Measurement of δ18O and δ2H values of fluid inclusion water in speleothems using cavity ring-down spectroscopy compared with isotope ratio mass spectrometry

Monica M. Arienzo, Peter K. Swart, Hubert B. Vonhof

Research output: Contribution to journalArticlepeer-review

25 Scopus citations


RATIONALE The hydrogen and oxygen isotopic analyses (δ2H and δ18O values) of water trapped within speleothem carbonate (fluid inclusions) have traditionally been conducted utilizing dual-inlet isotope ratio mass spectrometry (IRMS) or continuous-flow (CF)-IRMS methods. The application of cavity ring-down spectroscopy (CRDS) to the δ2H and δ18O analysis of water in fluid inclusions has been investigated at the University of Miami as an alternative method to CF-IRMS. METHODS An extraction line was developed to recover water from the fluid inclusions consisting of a crusher, sample injection port and an expansion volume (either 100 or 50 cm3) directly connected to the CRDS instrument. Tests were conducted to determine the reproducibility of standard water injections and crushes. In order to compare results with conventional analytical methods, samples were analyzed both at the University of Miami (CRDS method) and at the Vrije Universiteit Amsterdam (CF-IRMS method). RESULTS The analytical reproducibility of speleothem samples crushed on the Miami Device demonstrates an average external standard deviation of 0.5 and 2.0 ‰ for δ18O and δ2H values, respectively. Sample data are shown to fall near the global meteoric water line, supporting the validity of the method. Three different samples were analyzed at Vrije Universiteit Amsterdam and the University of Miami in order to compare the performance of each laboratory. The average offset between the two laboratories is 0.7 ‰ for δ18O and 2.5 ‰ for δ2H. CONCLUSIONS The advantage of CRDS is that the system is a low-cost alternative to CF-IRMS for fluid inclusion isotope analysis. The CRDS method demonstrates acceptable precision and good agreement with results from the CF-IRMS method. These are promising results for the future application of CRDS to fluid inclusion isotope analysis.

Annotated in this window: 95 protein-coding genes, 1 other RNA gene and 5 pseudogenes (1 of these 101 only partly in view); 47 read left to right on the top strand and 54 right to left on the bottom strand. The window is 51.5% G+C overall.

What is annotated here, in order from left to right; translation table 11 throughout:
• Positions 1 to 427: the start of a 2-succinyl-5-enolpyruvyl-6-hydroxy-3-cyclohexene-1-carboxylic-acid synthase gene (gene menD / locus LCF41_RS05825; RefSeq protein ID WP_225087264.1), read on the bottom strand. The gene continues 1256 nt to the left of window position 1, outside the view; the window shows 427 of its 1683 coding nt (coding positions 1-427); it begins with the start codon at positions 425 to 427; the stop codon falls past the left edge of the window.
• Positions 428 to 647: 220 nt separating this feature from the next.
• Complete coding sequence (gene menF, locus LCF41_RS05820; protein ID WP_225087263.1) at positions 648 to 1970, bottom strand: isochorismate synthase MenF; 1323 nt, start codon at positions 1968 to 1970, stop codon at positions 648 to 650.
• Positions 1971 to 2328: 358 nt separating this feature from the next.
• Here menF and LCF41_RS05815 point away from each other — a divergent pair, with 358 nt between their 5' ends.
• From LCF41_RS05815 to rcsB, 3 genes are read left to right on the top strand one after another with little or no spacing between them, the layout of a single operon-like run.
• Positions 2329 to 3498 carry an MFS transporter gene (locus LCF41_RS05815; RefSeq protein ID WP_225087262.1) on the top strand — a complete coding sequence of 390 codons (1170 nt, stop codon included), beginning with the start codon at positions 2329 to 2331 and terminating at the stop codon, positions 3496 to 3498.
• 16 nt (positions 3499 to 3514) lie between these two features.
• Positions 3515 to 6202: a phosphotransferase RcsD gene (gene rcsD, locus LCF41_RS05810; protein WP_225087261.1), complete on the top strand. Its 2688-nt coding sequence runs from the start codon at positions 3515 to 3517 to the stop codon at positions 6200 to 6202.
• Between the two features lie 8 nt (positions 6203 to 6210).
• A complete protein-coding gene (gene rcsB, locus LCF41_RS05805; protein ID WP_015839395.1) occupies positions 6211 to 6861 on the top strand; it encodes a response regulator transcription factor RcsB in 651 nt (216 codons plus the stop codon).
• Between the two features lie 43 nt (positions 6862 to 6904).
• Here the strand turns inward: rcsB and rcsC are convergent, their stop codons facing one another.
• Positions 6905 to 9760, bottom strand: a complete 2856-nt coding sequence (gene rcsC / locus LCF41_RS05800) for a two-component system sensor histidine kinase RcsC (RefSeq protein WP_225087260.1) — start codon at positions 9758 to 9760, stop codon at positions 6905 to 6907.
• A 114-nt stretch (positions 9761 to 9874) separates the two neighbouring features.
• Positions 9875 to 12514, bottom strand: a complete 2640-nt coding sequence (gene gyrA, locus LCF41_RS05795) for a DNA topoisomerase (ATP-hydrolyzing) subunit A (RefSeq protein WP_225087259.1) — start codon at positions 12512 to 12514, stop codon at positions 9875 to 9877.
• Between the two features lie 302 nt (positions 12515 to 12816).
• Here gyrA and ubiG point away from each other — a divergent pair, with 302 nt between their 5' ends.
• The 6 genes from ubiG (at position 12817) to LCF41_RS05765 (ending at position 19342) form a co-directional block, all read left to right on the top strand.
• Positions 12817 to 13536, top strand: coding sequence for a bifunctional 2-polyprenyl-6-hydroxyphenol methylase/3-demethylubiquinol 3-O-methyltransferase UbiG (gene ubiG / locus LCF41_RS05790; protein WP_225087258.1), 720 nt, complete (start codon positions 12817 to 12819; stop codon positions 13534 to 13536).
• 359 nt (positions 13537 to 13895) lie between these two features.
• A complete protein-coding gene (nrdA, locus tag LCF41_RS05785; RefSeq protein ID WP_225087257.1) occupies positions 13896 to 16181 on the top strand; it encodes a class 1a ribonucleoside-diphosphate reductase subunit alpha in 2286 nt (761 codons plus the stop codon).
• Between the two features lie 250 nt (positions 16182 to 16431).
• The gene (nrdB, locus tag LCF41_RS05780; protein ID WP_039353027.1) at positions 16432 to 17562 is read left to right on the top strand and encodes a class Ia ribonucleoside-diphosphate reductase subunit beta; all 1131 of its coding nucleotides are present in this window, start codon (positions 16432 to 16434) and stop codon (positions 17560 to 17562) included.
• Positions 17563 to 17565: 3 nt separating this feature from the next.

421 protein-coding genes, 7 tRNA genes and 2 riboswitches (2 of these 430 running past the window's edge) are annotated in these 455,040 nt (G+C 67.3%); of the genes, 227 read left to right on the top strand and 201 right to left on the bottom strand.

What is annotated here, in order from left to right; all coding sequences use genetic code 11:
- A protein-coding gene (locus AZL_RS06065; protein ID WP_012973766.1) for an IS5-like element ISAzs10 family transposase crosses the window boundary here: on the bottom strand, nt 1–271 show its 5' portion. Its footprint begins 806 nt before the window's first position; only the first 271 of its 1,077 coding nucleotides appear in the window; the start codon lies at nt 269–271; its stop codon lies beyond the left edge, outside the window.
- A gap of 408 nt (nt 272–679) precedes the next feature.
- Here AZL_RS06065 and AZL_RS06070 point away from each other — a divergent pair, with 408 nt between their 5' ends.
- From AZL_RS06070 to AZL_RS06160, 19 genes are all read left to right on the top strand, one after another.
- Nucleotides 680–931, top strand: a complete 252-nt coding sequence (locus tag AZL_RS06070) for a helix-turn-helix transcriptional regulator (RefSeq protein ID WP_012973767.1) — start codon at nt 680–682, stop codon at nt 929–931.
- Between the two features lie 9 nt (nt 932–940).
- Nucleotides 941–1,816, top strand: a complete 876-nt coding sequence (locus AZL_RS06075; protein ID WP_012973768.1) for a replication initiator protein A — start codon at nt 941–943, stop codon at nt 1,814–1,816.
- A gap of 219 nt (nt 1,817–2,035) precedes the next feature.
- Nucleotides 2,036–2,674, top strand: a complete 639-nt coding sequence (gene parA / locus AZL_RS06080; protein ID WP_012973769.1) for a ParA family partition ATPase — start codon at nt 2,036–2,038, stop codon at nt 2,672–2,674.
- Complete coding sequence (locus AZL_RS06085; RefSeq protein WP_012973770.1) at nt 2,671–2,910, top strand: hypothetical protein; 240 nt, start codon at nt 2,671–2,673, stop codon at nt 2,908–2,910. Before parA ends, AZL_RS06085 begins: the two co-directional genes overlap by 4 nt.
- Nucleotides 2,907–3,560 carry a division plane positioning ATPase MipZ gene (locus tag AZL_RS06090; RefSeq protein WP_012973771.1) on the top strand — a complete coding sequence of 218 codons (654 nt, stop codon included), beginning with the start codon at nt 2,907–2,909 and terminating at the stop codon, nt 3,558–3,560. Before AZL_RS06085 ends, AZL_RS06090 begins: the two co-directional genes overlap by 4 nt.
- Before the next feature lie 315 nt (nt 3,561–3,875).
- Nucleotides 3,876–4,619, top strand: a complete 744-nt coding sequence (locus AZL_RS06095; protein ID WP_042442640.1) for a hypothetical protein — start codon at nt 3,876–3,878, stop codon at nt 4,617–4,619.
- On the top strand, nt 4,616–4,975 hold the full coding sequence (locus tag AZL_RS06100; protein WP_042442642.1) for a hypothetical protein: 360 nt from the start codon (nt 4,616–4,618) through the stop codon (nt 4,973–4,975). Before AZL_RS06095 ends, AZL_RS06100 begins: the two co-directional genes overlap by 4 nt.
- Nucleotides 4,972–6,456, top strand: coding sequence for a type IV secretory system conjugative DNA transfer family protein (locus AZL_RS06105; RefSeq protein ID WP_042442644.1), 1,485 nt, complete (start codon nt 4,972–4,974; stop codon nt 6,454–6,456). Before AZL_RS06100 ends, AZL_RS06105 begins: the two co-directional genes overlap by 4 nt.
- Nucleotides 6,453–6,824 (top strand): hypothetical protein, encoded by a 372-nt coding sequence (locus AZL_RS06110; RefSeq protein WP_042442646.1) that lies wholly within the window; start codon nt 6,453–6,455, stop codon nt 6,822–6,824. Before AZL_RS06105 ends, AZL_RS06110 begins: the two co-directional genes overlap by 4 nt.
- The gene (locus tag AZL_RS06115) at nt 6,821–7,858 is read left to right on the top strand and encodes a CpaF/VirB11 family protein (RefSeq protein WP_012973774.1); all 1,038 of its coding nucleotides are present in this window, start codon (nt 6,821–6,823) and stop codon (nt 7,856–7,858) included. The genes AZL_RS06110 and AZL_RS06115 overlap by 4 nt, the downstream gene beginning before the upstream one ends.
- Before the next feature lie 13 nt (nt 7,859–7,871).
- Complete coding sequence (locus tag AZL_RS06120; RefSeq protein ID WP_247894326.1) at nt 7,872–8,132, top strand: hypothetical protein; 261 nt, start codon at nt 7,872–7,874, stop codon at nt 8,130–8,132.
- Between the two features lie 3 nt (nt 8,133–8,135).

Original languageEnglish (US)
Pages (from-to)2616-2624
Number of pages9
JournalRapid Communications in Mass Spectrometry
Issue number23
StatePublished - Dec 15 2013

ASJC Scopus subject areas

  • Analytical Chemistry
  • Spectroscopy
  • Organic Chemistry


Dive into the research topics of 'Measurement of δ<sup>18</sup>O and δ<sup>2</sup>H values of fluid inclusion water in speleothems using cavity ring-down spectroscopy compared with isotope ratio mass spectrometry'. Together they form a unique fingerprint.

Cite this